Vitamin A bananas hold the key in Africa

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Michael Barker

BY MICHAEL BARKER

@michaelbarker

Vitamin A bananas hold the key in Africa

New research identifies 15 banana varieties which could help tackle vitamin A deficiency in east Africa

Vitamin A bananas hold the key in Africa

Dr Beatrice Ekesa-Onyango speaking at the International Banana Congress in Miami

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Bananas have huge potential to increase nutritional levels, particularly among people with vitamin deficiencies in east Africa, new research indicates. 

Dr Beatrice Ekesa-Onyango, a scientist at Bioversity International, told this week’s International Banana Congress in Miami that new studies revealed bananas to be a rich source of vitamin A, meaning the fruit could prove to be a valuable alternative to supplements among people suffering with compromised immune systems.

Outlining the results of work in east Africa, Onyango said children and women of child bearing age were particularly at risk of blindness and even death as a result of vitamin A deficiency, and called for a food-based approach to tackling the problem, with bananas at the forefront. 

Bioversity International has been running a project to identify varieties high in vitamin A, with 15 varieties from locations as diverse as the Philippines, Papua New Guinea and Hawaii having been selected for further trial. Varieties with a particularly high vitamin A content include To’o, Apantu, Bira and Lahi. “Just one finger from one of these varieties can provide a high percentage of the vitamin A requirements of a healthy child,” she pointed out.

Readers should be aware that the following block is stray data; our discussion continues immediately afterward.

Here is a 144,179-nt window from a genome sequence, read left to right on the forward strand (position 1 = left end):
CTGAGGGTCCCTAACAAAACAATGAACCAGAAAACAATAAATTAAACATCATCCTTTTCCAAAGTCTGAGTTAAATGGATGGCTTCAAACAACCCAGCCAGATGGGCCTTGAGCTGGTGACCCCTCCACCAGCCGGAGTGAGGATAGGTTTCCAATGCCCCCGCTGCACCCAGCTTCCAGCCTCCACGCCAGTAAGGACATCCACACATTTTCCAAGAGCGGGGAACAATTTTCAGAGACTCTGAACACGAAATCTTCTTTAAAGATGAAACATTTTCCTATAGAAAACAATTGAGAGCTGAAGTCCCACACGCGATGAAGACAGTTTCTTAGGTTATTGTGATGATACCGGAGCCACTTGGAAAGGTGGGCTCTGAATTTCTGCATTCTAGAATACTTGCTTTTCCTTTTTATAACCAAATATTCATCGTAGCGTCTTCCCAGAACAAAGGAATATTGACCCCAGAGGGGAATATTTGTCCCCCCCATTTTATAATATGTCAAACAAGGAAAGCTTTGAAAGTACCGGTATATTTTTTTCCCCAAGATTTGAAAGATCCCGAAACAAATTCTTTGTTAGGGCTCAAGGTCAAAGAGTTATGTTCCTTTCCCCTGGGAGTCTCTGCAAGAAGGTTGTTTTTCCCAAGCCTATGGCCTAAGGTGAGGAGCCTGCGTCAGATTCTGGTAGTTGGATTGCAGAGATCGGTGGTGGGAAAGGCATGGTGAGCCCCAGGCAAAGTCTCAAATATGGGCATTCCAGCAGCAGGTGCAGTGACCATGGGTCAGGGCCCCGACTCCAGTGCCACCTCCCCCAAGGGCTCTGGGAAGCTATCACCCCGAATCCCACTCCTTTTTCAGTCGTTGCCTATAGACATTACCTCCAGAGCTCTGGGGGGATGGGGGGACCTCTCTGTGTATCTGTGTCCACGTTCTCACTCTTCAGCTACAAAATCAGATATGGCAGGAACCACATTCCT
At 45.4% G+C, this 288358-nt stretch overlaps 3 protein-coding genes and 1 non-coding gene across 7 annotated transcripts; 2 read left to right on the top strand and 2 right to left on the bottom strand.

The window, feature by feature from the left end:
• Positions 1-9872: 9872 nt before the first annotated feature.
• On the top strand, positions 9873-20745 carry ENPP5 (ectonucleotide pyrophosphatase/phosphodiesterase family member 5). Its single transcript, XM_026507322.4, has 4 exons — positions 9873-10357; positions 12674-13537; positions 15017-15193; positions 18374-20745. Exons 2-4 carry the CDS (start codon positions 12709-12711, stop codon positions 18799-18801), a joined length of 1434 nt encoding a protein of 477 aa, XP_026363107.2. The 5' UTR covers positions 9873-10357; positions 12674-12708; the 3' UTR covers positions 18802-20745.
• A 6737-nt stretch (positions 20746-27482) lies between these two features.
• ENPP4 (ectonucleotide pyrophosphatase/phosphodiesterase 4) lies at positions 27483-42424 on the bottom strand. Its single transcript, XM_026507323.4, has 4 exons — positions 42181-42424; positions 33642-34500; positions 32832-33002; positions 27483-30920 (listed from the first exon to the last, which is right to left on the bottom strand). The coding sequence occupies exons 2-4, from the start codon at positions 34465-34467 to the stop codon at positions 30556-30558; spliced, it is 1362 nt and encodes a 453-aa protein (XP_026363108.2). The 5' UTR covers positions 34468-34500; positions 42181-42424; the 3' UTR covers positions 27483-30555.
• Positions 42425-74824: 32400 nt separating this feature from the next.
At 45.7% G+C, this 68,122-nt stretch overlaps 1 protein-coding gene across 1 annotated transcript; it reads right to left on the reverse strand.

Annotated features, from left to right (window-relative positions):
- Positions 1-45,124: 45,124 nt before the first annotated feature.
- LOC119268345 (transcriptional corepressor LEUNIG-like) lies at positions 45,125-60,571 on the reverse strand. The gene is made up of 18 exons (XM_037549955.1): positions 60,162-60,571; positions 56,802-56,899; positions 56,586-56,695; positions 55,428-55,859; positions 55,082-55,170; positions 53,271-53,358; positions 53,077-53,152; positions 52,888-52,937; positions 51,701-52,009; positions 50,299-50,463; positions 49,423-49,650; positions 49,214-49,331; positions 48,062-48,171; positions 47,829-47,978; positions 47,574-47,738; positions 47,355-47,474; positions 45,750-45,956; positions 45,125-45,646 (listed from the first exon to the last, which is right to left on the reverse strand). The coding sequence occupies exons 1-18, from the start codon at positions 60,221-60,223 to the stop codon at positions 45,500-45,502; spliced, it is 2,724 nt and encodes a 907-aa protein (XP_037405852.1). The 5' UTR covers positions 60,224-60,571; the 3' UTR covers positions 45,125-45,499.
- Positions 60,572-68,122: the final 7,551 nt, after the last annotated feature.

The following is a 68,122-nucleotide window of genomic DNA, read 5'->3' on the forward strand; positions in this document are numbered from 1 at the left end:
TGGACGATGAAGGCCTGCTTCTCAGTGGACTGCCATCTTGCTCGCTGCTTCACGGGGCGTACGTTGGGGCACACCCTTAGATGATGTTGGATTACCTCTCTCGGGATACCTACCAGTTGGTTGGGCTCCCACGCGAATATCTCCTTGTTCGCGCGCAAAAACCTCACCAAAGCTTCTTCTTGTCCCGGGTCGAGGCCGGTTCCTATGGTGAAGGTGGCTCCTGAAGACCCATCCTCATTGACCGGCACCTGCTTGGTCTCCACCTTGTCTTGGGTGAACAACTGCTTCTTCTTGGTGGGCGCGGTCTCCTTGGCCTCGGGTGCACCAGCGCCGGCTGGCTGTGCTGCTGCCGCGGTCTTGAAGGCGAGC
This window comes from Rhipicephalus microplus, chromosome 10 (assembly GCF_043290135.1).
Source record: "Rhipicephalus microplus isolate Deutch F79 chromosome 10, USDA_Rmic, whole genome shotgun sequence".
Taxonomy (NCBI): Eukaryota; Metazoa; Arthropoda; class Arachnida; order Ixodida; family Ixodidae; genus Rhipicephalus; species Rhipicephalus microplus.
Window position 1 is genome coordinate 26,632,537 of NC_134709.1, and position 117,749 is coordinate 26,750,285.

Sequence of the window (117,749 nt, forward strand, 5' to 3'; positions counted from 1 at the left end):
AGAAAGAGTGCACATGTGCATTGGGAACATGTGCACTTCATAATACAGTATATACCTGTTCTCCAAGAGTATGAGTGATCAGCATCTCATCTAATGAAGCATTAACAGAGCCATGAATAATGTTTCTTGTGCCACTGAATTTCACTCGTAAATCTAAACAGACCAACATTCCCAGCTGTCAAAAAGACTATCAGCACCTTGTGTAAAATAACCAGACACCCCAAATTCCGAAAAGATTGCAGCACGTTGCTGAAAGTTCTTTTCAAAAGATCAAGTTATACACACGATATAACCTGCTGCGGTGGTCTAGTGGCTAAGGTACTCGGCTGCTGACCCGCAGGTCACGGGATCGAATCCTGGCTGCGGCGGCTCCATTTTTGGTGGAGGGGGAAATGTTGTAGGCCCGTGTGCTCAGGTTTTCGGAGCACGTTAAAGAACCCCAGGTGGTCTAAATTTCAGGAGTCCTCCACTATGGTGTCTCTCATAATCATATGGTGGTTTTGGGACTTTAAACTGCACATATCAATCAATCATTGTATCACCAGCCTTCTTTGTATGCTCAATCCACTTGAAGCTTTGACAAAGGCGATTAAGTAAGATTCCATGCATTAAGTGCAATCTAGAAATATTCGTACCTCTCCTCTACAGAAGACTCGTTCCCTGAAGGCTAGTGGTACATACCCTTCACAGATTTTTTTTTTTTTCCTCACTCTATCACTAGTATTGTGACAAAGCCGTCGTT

Crucially, the selected varieties also scored well for flavour in consumer tests, and Bioversity International has already prepared training manuals for how to use them in food production, as well as developing recipes with usage suggestions. In east Africa, bananas are ubiquitous in a wide range of meals and foodstuffs, with the average person consuming 250-400kg of the fruit every year, or between three and 11 bananas a day.

The project is initially targeting Uganda, but the findings are expected to be applied elsewhere in east Africa and even further afield. “In the next five years, it is hoped there will be more than five million farmers from Africa growing, consuming and marketing several vitamin A-rich bananas, with related improvements to the nutrition, health and livelihoods,” she said, adding that in the coming decade more than 10 million people will have access to nutritious and diverse products derived from vitamin A-rich banana varieties.

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